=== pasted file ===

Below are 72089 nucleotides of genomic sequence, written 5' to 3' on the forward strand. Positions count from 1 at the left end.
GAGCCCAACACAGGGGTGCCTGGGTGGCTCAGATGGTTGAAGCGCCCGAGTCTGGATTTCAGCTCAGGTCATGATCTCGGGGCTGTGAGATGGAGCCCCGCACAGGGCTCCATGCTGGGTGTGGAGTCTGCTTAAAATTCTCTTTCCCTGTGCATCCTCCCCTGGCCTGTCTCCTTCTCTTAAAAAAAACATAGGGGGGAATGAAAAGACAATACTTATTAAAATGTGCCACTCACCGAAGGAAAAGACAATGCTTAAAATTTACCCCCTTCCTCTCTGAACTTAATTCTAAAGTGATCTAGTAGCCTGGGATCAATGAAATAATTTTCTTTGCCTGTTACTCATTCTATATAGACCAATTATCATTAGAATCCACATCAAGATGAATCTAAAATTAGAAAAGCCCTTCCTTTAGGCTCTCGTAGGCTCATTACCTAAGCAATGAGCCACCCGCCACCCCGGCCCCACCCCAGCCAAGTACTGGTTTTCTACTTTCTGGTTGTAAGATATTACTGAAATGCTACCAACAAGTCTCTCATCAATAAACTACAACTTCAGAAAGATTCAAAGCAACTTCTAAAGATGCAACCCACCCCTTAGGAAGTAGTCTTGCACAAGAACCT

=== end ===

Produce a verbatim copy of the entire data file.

Below are 72089 nucleotides of genomic sequence, written 5' to 3' on the forward strand. Positions count from 1 at the left end.
GAGCCCAACACAGGGGTGCCTGGGTGGCTCAGATGGTTGAAGCGCCCGAGTCTGGATTTCAGCTCAGGTCATGATCTCGGGGCTGTGAGATGGAGCCCCGCACAGGGCTCCATGCTGGGTGTGGAGTCTGCTTAAAATTCTCTTTCCCTGTGCATCCTCCCCTGGCCTGTCTCCTTCTCTTAAAAAAAACATAGGGGGGAATGAAAAGACAATACTTATTAAAATGTGCCACTCACCGAAGGAAAAGACAATGCTTAAAATTTACCCCCTTCCTCTCTGAACTTAATTCTAAAGTGATCTAGTAGCCTGGGATCAATGAAATAATTTTCTTTGCCTGTTACTCATTCTATATAGACCAATTATCATTAGAATCCACATCAAGATGAATCTAAAATTAGAAAAGCCCTTCCTTTAGGCTCTCGTAGGCTCATTACCTAAGCAATGAGCCACCCGCCACCCCGGCCCCACCCCAGCCAAGTACTGGTTTTCTACTTTCTGGTTGTAAGATATTACTGAAATGCTACCAACAAGTCTCTCATCAATAAACTACAACTTCAGAAAGATTCAAAGCAACTTCTAAAGATGCAACCCACCCCTTAGGAAGTAGTCTTGCACAAGAACCT